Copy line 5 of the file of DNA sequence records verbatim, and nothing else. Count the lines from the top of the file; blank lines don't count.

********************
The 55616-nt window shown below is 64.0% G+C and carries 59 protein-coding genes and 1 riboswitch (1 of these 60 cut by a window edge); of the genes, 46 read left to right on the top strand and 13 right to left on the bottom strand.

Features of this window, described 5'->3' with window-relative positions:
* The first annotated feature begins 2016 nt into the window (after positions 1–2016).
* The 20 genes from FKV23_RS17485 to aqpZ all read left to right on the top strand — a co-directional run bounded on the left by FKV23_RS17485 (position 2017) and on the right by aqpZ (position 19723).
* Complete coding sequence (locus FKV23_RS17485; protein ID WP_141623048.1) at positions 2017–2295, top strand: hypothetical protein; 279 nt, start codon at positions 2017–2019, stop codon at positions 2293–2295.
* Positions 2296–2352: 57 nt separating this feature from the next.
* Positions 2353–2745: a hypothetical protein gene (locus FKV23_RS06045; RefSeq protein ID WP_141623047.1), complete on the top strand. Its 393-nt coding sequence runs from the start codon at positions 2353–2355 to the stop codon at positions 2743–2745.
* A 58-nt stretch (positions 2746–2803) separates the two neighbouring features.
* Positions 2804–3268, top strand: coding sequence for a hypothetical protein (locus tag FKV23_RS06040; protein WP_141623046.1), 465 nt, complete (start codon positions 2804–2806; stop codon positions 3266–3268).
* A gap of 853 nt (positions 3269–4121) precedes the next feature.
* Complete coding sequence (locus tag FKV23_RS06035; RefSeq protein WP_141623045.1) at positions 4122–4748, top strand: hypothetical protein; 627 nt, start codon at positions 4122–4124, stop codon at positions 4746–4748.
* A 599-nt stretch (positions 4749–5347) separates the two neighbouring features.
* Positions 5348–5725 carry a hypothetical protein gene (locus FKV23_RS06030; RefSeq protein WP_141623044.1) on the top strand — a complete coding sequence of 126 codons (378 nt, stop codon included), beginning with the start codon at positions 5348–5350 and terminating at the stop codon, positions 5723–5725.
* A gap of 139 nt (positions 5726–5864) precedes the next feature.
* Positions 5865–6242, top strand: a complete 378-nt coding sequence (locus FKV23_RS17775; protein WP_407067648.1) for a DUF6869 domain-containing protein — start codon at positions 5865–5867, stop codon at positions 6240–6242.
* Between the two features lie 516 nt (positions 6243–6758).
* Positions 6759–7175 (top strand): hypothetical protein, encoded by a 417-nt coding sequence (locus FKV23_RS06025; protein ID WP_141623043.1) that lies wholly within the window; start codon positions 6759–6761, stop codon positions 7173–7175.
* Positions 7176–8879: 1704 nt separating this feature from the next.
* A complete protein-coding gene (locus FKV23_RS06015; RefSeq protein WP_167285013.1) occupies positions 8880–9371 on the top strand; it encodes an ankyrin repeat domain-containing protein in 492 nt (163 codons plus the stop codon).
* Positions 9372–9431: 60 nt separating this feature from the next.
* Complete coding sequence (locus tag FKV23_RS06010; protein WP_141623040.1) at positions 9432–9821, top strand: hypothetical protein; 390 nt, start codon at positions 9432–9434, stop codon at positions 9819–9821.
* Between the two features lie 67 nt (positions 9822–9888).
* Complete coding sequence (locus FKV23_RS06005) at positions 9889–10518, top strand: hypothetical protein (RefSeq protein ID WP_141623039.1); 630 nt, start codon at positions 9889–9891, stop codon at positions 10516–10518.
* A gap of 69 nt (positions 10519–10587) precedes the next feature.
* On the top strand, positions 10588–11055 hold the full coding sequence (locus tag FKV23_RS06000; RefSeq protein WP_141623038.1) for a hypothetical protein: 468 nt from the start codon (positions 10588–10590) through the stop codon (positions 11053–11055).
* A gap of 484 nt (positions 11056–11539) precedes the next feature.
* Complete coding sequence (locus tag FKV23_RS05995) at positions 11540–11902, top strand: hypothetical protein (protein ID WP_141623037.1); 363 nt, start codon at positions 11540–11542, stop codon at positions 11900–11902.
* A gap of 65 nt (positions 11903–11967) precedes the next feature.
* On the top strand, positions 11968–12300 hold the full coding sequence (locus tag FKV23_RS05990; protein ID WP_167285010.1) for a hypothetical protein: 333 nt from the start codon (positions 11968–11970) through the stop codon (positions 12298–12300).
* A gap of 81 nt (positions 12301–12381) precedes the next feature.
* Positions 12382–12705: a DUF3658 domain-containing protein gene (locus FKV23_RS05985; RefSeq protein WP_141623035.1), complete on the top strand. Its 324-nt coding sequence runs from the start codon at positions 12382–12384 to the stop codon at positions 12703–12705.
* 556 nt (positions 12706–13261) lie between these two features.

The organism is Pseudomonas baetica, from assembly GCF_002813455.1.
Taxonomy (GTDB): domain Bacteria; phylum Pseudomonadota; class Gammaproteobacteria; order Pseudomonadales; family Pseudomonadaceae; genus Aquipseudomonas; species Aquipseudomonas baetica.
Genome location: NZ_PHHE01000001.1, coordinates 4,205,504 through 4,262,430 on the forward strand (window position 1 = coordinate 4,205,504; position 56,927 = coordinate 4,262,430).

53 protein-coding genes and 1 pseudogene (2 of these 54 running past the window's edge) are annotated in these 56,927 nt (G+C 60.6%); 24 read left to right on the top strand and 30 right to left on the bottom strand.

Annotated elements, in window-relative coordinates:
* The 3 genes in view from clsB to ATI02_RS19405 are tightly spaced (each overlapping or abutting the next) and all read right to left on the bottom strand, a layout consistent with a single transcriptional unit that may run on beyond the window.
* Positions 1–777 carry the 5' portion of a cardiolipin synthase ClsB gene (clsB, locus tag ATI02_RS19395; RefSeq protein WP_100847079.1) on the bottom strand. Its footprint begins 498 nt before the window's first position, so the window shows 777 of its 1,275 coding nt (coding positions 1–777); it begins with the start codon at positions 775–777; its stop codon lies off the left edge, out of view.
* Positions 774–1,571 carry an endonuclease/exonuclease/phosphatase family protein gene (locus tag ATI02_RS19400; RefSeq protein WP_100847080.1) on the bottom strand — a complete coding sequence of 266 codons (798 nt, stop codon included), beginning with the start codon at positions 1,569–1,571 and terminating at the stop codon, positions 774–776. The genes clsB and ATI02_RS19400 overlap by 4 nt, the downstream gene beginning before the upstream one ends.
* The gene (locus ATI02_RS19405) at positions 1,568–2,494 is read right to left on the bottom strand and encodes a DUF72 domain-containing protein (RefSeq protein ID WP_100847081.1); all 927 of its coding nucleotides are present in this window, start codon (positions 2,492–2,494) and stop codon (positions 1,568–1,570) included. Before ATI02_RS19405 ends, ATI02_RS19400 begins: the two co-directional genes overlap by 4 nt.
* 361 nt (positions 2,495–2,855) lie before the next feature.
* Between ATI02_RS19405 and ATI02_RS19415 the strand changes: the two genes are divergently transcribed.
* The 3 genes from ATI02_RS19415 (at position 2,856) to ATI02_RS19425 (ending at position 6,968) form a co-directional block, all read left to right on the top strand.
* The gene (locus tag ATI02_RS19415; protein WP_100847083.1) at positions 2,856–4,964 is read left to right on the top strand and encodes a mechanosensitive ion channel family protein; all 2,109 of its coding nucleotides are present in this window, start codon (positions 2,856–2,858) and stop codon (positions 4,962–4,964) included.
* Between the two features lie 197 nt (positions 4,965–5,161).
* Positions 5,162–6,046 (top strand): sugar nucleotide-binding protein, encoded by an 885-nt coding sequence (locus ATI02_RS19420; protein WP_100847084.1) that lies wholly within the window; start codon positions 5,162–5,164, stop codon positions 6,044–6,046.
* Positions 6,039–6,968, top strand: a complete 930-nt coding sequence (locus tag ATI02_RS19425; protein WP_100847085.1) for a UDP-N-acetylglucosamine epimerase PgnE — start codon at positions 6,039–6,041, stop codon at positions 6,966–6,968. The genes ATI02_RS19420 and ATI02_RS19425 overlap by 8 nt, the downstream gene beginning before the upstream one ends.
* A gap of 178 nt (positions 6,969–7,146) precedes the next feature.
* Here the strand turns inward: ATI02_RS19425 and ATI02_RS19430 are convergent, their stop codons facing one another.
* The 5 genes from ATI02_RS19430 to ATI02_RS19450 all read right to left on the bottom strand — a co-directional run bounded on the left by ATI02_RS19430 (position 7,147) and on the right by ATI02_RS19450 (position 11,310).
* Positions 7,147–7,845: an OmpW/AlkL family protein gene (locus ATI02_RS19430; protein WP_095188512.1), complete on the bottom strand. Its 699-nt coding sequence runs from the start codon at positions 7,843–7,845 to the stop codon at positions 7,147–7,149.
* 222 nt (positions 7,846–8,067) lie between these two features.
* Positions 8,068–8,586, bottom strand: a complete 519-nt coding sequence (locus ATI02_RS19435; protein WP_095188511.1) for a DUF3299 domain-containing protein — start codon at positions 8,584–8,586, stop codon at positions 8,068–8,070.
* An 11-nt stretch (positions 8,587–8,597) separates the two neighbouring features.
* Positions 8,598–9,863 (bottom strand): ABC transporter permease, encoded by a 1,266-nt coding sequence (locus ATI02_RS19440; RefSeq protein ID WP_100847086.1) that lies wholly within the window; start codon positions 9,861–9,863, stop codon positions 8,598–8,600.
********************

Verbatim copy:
* Complete coding sequence (locus FKV23_RS17485; protein ID WP_141623048.1) at positions 2017–2295, top strand: hypothetical protein; 279 nt, start codon at positions 2017–2019, stop codon at positions 2293–2295.